It has been 5 years since Notre Dame reached in the NCAA Tournament, the longest such stretch in Mike Brey’s tenure. Yes, the Fighting Irish were going dancing in the COVID- shortened 2019-20 season, but the NCAA Tournament was canceled, upping the angst in South Bend.

This Notre Dame team has a host of upperclassmen, including 2 towering, skilled bigs in Nate Laszewski (13.3 ppg, 7.3 rebounds) and Yale transfer and Ivy League Player of the Year Paul Atkinson (17.6 ppg, 7.3 in 2019-20). Those 2 bodies should give this offense more balance than it has had in the past few seasons, though they aren’t the most athletic pair defensively.

Defensive stops will be this team’s challenge, but this will be one of the nation’s best teams on offense and one that will be fun to watch and should return the Irish to meaningful basketball in March.

6. Syracuse

Could this be one of Jim Boeheim’s best offensive teams? It certainly feels like it could be. Buddy Boeheim returns as does Joe Girard, and after COVID issues hampered both players a season ago, it is fair to expect the players that averaged over 30 combined points in Syracuse’s run to the Sweet 16 in March to play consistently in 2021-22.

The frontcourt loses Quincy Guerrier, who led the Orange in rebounding, and Alan Griffin, who went pro, but adds Villanova transfer Cole Swider, a stretch four who is 6-9, and hopes that Jesse Edwards, a Dutch big who began to emerge late last season, continues to make an impact.

The Orange will be super reliant on the triple, but they have a number of dudes who can make that shot and if the frontcourt is bigger and better, the 2-3 zone will be too.

5. Virginia

Defense travels and wins regular-season basketball games and as such, it’s tough to count out Tony Bennett’s Virginia team. There are going to be nights where they look lost offensively — no team can lose 1,281 of the 1,705 points they scored the prior season and look fully competent — but Virginia used the transfer portal wisely and should get buckets from Indiana transfer Armaan Franklin and East Carolina transfer Jayden Gardner, who averaged 18 points a game last season, earning 1st team American Athletic Conference honors in the process.

Since the 2013-14 season, Virginia has finished 1st, 1st, 2nd, 5th, 1st, 1st, 2nd (tied) and 1st in the ACC. All eight teams were top-25 teams.

Computers, however, aren’t bullish. KenPom ranked Virginia 45th due to the offensive questions and Bart Torvik has them all the way down at 67th!

I am ignoring all of that and putting my trust in senior point guard Kihei Clark and Tony Bennett.

4. Virginia Tech

If FSU is the league’s “I get no respect” Rodney Dangerfield program, the 2021-22 Hokies are the “I get no respect” team. They lost a great game to a good Florida team in the NCAA Tournament last year, and lost only guard Wabissa Bede (who couldn’t score) and wing Jalen Cone (a competent but hardly required role player) from that squad. They add 2 quality transfers, including sharpshooter Storm Murphy from Wofford, and will have more bite in the frontcourt with the likes of Lynn Kidd and Montverde Academy product Jalen Haynes around to spell All-ACC talent Keve Aluma and veteran bigs David N’Guessan and John Ojiako.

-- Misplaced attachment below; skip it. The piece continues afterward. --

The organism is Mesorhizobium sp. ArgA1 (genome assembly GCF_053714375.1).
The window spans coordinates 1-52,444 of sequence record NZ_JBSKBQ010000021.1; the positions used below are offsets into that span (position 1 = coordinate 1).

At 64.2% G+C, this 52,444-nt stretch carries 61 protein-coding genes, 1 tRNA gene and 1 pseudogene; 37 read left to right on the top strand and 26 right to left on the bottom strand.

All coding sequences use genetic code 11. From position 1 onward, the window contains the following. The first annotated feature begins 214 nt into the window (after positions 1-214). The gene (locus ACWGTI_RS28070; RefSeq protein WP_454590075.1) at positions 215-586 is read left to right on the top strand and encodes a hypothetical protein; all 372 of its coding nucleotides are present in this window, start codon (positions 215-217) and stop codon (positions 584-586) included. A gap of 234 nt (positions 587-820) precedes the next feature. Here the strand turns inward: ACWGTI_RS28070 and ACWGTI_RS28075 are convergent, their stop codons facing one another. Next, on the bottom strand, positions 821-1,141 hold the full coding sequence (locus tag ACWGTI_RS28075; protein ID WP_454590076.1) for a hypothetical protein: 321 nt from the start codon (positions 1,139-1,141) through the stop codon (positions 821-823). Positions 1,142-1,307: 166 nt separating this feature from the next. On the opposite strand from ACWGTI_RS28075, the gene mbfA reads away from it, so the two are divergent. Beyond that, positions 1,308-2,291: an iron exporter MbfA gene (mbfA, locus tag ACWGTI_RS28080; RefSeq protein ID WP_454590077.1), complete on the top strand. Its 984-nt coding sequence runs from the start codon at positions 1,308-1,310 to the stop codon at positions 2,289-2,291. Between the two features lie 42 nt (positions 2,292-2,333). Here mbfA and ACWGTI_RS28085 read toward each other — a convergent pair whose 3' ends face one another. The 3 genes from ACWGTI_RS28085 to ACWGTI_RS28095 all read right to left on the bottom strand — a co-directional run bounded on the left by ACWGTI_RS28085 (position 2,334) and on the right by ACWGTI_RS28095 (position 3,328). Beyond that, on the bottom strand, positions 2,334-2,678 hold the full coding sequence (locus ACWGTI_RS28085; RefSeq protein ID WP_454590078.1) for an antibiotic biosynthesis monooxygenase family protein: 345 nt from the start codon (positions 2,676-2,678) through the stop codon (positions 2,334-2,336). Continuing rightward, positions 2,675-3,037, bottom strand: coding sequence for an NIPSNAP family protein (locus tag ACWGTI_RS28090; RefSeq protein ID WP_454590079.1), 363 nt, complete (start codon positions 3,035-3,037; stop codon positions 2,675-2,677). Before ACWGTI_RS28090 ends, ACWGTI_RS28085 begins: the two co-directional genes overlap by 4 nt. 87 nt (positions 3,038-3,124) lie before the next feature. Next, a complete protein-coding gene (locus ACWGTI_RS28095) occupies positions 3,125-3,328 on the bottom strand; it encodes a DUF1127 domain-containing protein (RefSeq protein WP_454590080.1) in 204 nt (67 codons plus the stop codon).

The Hokies get plenty of credit for defending well (top 5 in the ACC last year in points per game, field goal percentage defense and rebounding margin) — but they don’t get enough credit for how masterful Mike Young’s offense is.

https://twitter.com/Efawcett7/status/1371238398871019523?s=20

They run innovative stuff and, before COVID issues hit the team in February, were 14-4 and scoring with ease. This is a very good basketball team.

3. North Carolina 

Roy Williams’ retirement on April 1 seemed like a cruel April Fool’s Day joke to many but was the real thing, opening the door for alum Hubert Davis, who is UNC’s No. 26 all-time leading scorer. What isn’t a joke is the stacked roster Williams left behind for his mentee, which includes Caleb Love, Armando Bacot, Leaky Black, and RJ Davis from last year’s NCAA Tournament team. The Tar Heels added 2 high-profile graduate transfers as well in former All Big-12 Oklahoma forward Brady Manek, who can really score and looks like Larry Bird, and Marquette’s Dawson Garcia, who is a productive rebounder and will fit right in with the Williams/Davis approach of attacking the glass.

This is a talented team and if they can cut down on turnovers (252nd nationally in turnover rate last season), the ceiling is higher than No. 3.

2. Florida State

Can we stop sleeping on Leonard Hamilton’s Seminoles, please?

Every year the Noles lose a bunch of kids and we expect a step back. Every year Coach Ham laughs in the face of these predictions while fielding a team that is deep, athletic, rebounds effectively and suffocates you defensively.

FSU ranks 13th nationally in wins over the past 5 seasons, and while Hamilton’s crew has yet to break through for the program’s first Final Four since 1972, what better time than the 50th anniversary of that team?

Hamilton’s accomplishments at FSU, an ACC doormat for a decade when he arrived, are staggering: 19 NBA Draft picks, including 9 first-rounders, an ACC Tournament crown (2012), an ACC championship (2020), 378 wins, 4 Sweet 16s and the best home record in the Power 6 since 2015.

The Seminoles will rely heavily on a veteran core of RayQuan Evans, Anthony Polite, Malik Osborne and Wyatt Wilkes while another excellent recruiting class, highlighted by Matthew Cleveland out of Atlanta, develops chemistry. As usual, the Seminoles will be huge — featuring 11 players who stand 6-6 or taller on the 14-man roster.

1. Duke

All eyes are on the Blue Devils in Coack K’s final season in Durham.

Duke missed the NCAA Tournament last year for the first time since 1995, but signed their usual elite recruiting class, led by projected high lottery pick Paolo Banchero, who can do everything: pass, hit jumpers, take bigger defenders off the bounce, rebound and bother teams with his length. Banchero has Zion-like expectations, but his cast might be more hungry, as Mark Williams returns desperate to play meaningful basketball in March, Wendell Moore Jr. is back for a third season and Jeremy Roach adds backcourt depth. AJ Griffin may need to get into basketball shape, but he’s a versatile wing who can play four spots, and Trevor Keels is one of the 2021 class’s most pure scorers. Duke hasn’t shared an ACC regular-season crown since 2010 or won the league outright since 2006. The ACC drought should end this season.